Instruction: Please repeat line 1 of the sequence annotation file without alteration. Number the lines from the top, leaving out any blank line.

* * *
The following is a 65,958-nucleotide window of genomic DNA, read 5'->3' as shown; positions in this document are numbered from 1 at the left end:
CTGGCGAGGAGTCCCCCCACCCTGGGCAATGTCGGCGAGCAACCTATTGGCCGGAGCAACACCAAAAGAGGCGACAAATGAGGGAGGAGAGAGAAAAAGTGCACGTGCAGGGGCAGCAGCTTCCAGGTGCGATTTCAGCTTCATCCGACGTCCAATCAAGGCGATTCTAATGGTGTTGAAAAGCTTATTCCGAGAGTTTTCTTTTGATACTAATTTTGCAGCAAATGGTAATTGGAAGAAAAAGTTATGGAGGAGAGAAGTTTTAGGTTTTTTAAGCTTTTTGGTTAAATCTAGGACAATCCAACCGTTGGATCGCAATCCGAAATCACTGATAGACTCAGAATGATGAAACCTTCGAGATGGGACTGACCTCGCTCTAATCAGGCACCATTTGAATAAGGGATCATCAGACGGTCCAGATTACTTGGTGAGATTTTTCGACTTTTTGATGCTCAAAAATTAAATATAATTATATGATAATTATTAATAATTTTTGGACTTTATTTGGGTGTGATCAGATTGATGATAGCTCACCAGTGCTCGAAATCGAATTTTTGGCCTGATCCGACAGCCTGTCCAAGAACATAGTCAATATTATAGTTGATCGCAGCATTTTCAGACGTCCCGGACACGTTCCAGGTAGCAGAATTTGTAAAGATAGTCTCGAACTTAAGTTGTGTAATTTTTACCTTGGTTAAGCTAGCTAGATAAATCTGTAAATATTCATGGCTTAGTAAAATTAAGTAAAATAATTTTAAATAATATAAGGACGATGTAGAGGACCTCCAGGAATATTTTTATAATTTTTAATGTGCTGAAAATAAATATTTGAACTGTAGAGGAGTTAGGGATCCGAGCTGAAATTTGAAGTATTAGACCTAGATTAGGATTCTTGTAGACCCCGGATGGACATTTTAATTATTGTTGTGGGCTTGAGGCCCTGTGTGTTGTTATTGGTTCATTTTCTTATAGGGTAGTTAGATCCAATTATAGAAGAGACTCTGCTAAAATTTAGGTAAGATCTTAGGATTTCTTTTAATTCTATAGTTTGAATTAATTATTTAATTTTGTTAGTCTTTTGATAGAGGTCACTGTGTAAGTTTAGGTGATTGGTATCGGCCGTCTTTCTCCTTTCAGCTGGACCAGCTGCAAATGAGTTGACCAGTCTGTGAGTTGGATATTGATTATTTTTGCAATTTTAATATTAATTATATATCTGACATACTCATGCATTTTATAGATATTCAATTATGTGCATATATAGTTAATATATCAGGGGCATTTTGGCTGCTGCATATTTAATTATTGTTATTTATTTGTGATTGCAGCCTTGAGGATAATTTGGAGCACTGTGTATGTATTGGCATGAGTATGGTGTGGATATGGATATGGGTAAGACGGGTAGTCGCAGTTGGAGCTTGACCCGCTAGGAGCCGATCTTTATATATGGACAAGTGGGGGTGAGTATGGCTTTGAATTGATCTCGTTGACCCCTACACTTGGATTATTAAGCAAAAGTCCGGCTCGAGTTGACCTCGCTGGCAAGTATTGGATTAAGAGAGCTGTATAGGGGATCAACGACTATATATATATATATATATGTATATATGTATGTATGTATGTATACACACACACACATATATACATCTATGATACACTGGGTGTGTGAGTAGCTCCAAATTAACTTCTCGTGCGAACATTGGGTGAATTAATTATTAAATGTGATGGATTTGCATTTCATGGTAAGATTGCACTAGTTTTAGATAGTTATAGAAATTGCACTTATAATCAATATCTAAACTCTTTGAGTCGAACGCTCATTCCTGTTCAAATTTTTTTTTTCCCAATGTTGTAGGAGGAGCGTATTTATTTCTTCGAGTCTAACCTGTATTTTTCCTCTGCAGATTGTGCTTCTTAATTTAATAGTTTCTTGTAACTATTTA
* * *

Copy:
The following is a 65,958-nucleotide window of genomic DNA, read 5'->3' as shown; positions in this document are numbered from 1 at the left end: